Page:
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Sucharita Boddu, Camellia Nabati, celine saade, David J Sackel, Agnes Chen, Lisa Park, Theodore Smith; Use of a Retinal Acuity Meter (RAM) and Brightness Acuity Meter (BAM) to Identify Early Diabetic Macular Edema. Invest. Ophthalmol. Vis. Sci. 2014;55(13):2292.
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Diabetic retinopathy is among the leading causes of preventable vision loss in working-aged individuals, and early diagnosis may prevent progression to advanced disease. Our objective was to study the potential use of a retinal acuity meter (RAM) with a brightness acuity meter (BAM) [AMA Optics, Fair Oaks, California, United States of America] as a screening tool to identify patients with early diabetic macular edema.
Diabetic patients were recruited in the ophthalmology clinic at Bellevue Hospital Center, New York. We performed the following exams: hemoglobin A1c (HbA1c), central foveal thickness (CFT) by spectral domain optical coherence tomography (SD-OCT) with the Heidelberg Spectralis (Heidelberg Engineering, Heidelberg, DE) and visual acuity with the RAM. Macular edema was defined as CFT greater than 300 µm. After a 15-second macular photostress (MP) using the BAM, recovery time to RAM baseline visual acuity was measured without knowledge of the OCT data.
A total of 47 eyes from 26 patients were analyzed. 17 eyes had macular edema and among these 35.5% were female, with a mean age of 60.8 years, mean HbA1c of 8.6%, mean recovery time of 24 sec and mean CFT of 327 µm. 30 eyes were without macular edema and among these 36.7% were female, with a mean age of 52.9 years and a mean HbA1c of 8.4%, mean recovery time of 19 sec and mean CFT of 264 µm. Retinal acuity ranged from 20/20 to 20/400 and MP recovery time ranged from 5 to 42 seconds. There was a significant correlation between recovery time greater than 21 secs and CFT by OCT greater than 300 µm (Chi square test = 5.8 , p = 0.02, Figure). The relationships between CFT or MP recovery and HbA1c did not show significant correlation.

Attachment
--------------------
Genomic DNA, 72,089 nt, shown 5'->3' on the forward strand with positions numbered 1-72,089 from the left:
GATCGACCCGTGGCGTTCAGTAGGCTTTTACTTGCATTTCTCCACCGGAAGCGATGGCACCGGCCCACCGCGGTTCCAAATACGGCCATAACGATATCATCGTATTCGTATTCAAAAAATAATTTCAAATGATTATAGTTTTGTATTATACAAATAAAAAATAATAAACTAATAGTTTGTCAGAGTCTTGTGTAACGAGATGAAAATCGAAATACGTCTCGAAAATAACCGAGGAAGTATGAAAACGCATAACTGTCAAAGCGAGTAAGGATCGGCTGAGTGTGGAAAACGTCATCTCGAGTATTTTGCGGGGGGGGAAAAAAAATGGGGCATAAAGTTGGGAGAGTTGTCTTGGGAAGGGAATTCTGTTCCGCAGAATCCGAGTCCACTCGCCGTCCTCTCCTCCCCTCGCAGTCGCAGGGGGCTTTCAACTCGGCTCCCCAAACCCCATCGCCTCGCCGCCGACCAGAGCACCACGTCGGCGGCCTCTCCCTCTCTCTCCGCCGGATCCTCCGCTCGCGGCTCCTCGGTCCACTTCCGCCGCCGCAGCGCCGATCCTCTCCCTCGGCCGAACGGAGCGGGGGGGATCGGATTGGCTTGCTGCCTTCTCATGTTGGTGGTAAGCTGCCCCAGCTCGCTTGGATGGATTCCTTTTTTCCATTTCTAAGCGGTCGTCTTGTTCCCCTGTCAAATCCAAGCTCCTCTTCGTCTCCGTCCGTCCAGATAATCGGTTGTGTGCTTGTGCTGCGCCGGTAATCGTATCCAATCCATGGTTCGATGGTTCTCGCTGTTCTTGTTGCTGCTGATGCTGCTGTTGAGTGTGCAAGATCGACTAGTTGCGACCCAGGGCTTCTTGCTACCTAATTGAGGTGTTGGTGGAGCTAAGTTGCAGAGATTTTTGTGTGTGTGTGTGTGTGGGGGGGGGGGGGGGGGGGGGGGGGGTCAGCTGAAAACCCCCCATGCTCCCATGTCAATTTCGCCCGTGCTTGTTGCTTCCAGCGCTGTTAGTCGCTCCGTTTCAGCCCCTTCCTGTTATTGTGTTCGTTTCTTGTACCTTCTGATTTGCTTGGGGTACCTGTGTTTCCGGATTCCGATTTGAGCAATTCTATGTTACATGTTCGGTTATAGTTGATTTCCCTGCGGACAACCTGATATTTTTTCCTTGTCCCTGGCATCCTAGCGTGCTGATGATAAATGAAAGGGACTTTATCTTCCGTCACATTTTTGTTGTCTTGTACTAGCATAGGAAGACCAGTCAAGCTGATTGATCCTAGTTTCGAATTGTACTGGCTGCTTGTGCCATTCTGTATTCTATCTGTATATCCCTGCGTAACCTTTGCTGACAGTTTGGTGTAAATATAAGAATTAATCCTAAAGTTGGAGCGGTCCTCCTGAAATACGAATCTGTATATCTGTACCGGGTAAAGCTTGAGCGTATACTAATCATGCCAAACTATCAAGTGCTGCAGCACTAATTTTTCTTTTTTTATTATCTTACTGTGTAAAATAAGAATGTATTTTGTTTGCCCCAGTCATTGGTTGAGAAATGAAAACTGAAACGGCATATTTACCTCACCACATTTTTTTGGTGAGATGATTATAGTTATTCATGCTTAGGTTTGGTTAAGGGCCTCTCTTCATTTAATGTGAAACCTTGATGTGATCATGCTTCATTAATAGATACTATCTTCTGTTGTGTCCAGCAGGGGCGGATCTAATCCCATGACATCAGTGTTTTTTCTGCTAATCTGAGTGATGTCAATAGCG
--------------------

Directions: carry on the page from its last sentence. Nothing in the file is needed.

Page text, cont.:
Diabetic patients with central foveal thickness by OCT greater than 300 µm demonstrated significantly delayed MP recovery time as measured by the retinal and brightness acuity meters. Given the ease of use, these instruments could serve non-ophthalmologists, e.g., internists, as screening tools of macular function in patients with diabetes. Early referrals to ophthalmologists based on these screening results may result in prevention of irreversible vision loss.
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